State seeks to OK extradition of 2 Israelis wanted on tax offenses in France
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State seeks to OK extradition of 2 Israelis wanted on tax offenses in France

David Blomberg and Michael Aknin sought by French authorities on suspicion they concealed €51 million from tax authorities

Stuart Winer is a breaking news editor at The Times of Israel.

The Jerusalem District Court in Jerusalem on September 20, 2012. (photo credit: Yonatan Sindel/Flash90)
The Jerusalem District Court in Jerusalem on September 20, 2012. (photo credit: Yonatan Sindel/Flash90)

The state prosecution filed a request Sunday to have two French-Israeli men declared extraditable to France, where they are accused of serious fraud for concealing €51 million (NIS 212 million)in income.

The prosecution filed the request with the Jerusalem District court in response to France’s request for the extradition of David Blomberg (Alzara) and Michael Aknin, the Justice Ministry said in a statement.

According to the French extradition request, between 2008 and 2009 the two men ran several companies with the intention of carrying out large-scale tax fraud, concealing some €51 million from French authorities.

The money was then allegedly transferred to bank accounts in East Asia.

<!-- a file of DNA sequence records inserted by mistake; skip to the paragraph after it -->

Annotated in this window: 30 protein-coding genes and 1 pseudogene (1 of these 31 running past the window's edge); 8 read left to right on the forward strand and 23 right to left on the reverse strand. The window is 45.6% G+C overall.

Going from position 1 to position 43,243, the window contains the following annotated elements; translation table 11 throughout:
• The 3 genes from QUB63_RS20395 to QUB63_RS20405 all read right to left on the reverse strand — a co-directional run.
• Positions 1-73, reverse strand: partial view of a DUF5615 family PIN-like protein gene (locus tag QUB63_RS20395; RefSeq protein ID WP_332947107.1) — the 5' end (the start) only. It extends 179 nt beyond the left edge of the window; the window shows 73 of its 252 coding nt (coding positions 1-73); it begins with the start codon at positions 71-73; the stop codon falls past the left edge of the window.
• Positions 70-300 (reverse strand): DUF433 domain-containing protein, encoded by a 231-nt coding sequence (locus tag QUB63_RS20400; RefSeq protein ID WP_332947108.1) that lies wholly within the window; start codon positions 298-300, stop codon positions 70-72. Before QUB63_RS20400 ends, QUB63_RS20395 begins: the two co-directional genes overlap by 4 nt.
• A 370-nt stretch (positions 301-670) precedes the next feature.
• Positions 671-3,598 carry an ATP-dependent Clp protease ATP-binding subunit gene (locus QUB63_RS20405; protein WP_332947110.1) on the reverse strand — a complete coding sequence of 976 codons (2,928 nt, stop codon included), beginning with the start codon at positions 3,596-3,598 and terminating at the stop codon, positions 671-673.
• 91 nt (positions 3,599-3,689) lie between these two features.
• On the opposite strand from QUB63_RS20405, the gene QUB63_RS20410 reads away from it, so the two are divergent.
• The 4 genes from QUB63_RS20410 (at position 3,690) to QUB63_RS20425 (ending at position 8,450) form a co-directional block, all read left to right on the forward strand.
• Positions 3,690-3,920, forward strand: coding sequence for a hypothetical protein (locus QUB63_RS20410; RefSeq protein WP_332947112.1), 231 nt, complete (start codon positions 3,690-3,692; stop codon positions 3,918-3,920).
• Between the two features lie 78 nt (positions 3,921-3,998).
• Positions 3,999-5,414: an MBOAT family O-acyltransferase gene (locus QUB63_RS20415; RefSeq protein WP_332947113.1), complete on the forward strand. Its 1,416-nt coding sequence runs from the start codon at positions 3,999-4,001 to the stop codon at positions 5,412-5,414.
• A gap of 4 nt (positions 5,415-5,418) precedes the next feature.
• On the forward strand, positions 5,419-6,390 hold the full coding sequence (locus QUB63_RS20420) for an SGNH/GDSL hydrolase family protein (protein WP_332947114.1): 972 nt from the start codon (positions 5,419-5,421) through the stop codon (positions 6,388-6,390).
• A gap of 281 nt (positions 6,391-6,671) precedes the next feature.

The case is being handled in cooperation with the Israel Police and Interpol.

If Blomberg and Aknin are declared extraditable, French authorities can follow up with a formal request for extradition via diplomatic channels that would then be handled by the Foreign and Justice ministries.

Aknin is also wanted by French authorities for allegedly defrauding a communications company and deceiving its customers. He is suspected of artificially inflating sales reports to increase the commissions he received and then laundering the money he obtained, causing the company to collapse, the statement said.

Blomberg has already been declared extraditable in other proceedings after he escaped from a French prison during a furlough and came to Israeli illegally. He was later arrested at the request of France.

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